“Black Panther,” the movie, has been rightly heralded as a cultural shift and a praiseworthy change for featuring a black hero as the lead, celebrated by a widely diverse and enthusiastic audience, with many moviegoers going back to watch this flick again.
A noble and courageous African nation with special gifts in spirit, science, and a unique mineral resource, kept secret from the world for fear of the world beyond its shores, headed up by an enlightened warrior king, “the Black Panther,” realizes it must share its treasures in the hope of a closer world community.
The movie serves, in the telling of this mythical action story, as somewhat of an antidote to the pathogens of intolerance infecting our nation.
The KKK is presently emerging from history’s slimy dark shadows to recruit newly discovered bed-sheeted members to its hate-filled agenda of bigotry, lies and violence.
National “leaders” insist, in irresponsible reveries of indifference, that there’s nothing wrong with white supremacists waving lit torches, brandishing hand guns, crushing innocents who protest peacefully, or ranting unceasingly their hate-filled propaganda.
“Black Panther,” the movie, may fairly be said to invoke the Reverend Martin Luther King’s oft-repeated message that we are headed toward a better day in the long curving arc of history.
The counterpoint to this hero is an earlier one, representing more where we’re stuck presently than whence we strive to arrive.
John Shaft, a fictional black NY police detective, from the 15th Precinct, in a dark long-leather coat, that swayed as he strut the streets, dwelled in the unfair gritty reality of the street, and of crime and corruption.
Shaft never lost sight, however, of what was just and right, despite the too often lawless cityscape that engulfed his life.
“Shaft” features Samuel Jackson as the rogue Detective investigating a race-based killing by the rich white son of a NY developer, played by Christian Bale, who says in his defense, “He started it. I finished it.” No question Bale is the embodiment of the white racist at the threshold of a dystopic “system” of justice that favors Bale.
When Jackson walks the street, we hear Shaft’s top-of-the-charts Emmy-winning funk-styled theme song, written by Isaac Hayes, about how Shaft’s “a complicated man but no one understands him ….” The heroic in Shaft is his moral worth, how he resolves to fight for the right in such moral chaos.
The black victim arrives at a fashionable downtown Manhattan restaurant with a white woman.
Bale shouts out, “You know they don’t serve malt liquor here,” pauses, and calls him, “Tupak.”
The intended victim is dressed well, but Bale doesn’t think he belongs. Like life, much is implied and unsaid, while still known and understood too well.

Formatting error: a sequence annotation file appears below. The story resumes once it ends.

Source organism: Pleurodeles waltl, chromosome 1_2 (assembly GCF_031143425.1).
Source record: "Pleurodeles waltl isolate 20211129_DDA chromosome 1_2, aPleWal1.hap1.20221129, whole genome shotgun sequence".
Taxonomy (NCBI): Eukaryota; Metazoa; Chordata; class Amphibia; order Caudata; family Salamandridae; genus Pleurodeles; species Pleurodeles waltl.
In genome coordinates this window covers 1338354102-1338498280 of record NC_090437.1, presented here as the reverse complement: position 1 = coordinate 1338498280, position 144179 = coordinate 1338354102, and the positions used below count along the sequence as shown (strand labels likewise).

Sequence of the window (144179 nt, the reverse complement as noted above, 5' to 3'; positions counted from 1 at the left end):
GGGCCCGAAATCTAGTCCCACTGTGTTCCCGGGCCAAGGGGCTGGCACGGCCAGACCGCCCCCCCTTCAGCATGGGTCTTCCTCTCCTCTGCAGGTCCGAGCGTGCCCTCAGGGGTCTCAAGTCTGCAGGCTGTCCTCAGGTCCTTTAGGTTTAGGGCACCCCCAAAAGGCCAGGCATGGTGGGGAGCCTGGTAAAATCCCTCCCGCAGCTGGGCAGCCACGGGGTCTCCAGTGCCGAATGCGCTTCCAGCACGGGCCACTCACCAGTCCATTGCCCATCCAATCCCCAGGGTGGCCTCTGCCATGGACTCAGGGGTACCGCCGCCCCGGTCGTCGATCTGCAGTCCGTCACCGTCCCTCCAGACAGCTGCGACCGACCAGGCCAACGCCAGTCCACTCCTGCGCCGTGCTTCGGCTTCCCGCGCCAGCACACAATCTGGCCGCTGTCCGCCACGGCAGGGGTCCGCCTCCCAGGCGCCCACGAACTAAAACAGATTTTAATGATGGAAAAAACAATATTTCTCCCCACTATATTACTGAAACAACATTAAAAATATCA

The derided object of Bale’s racist remarks takes a white napkin from the table, cuts out the eyes and mouth, so that it resembles a KKK cowl, and drapes it on Bale’s face, to general laughter by patrons and Bale’s friends.
In response, Bale follows his victim outside, and, unprovoked, takes a bronze pipe, and, from behind, crushes his victim’s head.
Black lives don’t matter that much to Bale.
A waitress on her break sees the attack from the shadows, is scared half to death, and paid by Bale’s developer dad to get lost.
The system “works” better for some than others.
Bale skips bail and returns two years later, greeted by Shaft at the airport, who says, “How ya doin’ Richie rich?”
When the court releases Bale again, despite the fact that he fled the jurisdiction for two years, Shaft hurls his gold shield from behind the jury rail, seemingly right at the judge, but it sticks solid on its sharp edge in the august mahogany wall just behind the judge.
There is the fury that comes in the face of what’s unfair when the white and rich are treated “differently” than persons of color.
Shaft quits the force on the courthouse steps but continues to work the case – as that’s who Shaft is. Shaft finds the waitress after much violence, chase scenes, strange alliances, near death confrontations and she agrees to testify.
While Shaft is off the force, he uncovers two corrupt officers prepared to kill the waitress witness.
When Bale arrives at court for the trial, the victim’s mother shoots Bale dead, convinced she can’t trust the “system” to get it right.
There is a price to pay when the public loses its trust in the law.
Shaft is fiction but the intolerance so easily suffered by so many, and the stark injustices in our just us system, betray our nation’s original promise of equality and fairness, and I’m not just talking about the “moving pictures.”